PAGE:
Millennials in rural India could be the next big target for broadcasters and advertisers to hold on to, the report stated.
Programme theme stickiness
To understand content stickiness, the report looks at fidelity index, which gives the average percentage of a time-band/programme that is contacted by an individual.
While most content sees similar reach across zones during prime time, some content has a higher/lower preference in certain zones. The North zone has low reach for both film-based and sports content compared to other zones.
Film-based programmes, which have the maximum reach during prime time, have one of the lowest stickiness across rural India for all the four zones.
Games/talk/quiz and lifestyle-based programmes can hold audiences longer as they have healthy ratio for reach to fidelity.
In rural India, stickiness for serial-based programmes is the highest across programme themes. Surprisingly, it is driven mostly by the South zone, which had the lowest reach among all zones for this content.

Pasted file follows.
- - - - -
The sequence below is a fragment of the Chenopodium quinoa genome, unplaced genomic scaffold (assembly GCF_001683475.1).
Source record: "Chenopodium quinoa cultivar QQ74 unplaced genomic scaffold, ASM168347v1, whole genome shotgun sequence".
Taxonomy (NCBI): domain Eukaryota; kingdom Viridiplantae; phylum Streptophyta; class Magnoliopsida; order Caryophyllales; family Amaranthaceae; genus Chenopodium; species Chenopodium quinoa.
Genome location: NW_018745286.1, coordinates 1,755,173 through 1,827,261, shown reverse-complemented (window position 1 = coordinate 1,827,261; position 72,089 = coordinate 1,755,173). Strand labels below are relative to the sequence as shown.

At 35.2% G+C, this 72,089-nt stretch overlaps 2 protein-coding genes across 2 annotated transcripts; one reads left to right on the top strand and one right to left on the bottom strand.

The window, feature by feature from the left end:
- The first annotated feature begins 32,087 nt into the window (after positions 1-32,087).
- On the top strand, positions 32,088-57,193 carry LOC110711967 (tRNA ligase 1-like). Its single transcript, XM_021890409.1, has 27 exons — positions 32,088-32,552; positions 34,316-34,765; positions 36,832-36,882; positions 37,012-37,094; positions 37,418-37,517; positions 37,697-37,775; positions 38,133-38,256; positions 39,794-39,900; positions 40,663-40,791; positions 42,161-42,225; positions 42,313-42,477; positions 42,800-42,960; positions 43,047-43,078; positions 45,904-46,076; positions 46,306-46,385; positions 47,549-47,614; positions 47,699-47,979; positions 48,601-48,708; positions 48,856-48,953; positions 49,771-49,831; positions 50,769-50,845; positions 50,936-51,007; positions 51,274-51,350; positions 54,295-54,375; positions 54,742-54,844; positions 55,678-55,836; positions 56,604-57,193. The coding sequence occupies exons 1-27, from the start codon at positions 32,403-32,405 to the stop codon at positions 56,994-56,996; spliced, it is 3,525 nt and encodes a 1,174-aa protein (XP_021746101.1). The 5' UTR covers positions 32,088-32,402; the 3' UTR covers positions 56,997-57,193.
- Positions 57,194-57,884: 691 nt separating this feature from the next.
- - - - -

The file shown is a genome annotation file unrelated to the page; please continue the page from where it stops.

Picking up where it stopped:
The North and West zones, which have a higher percentage of male audiences, also see higher stickiness for sports programmes.
Lifestyle-based content in terms of stickiness has much better ratio of reach to fidelity across zones.
Stickiness of the genre may be an important indicator for broadcasters in terms of engagement with the content, the report said.
According to the report, the top ad sectors by viewership during prime time in rural India are Personal Care/Hygiene, Food & Beverages, Hair Care, Services, etc.
Personal Care/Hygiene and Hair Care sector have a higher share in the North zone. This can also be seen while comparing all the zones for the Personal Healthcare category, where again North zone takes the lead.
On the other hand, South Zone is more inclined towards categories like Food and Beverages, Auto, Durables and Personal accessories.
Switching pattern for GECs and movies
The report states that most of the switching to or from a channel genre happens due to audience switching the TV on or off. However, it declines during the later time bands.
The only exception is 18:00–24:00 where switching between movies and GEC is higher than viewers switching TV off during that time-band (with movies as reference).
On comparing switching from movies to the GEC genre, switching percentage remains almost comparable throughout the day. On the other hand, switching from GEC to movies declines during later time-bands.
On an overall level, switching from GEC to movies is seen more often than switching from movies to GEC.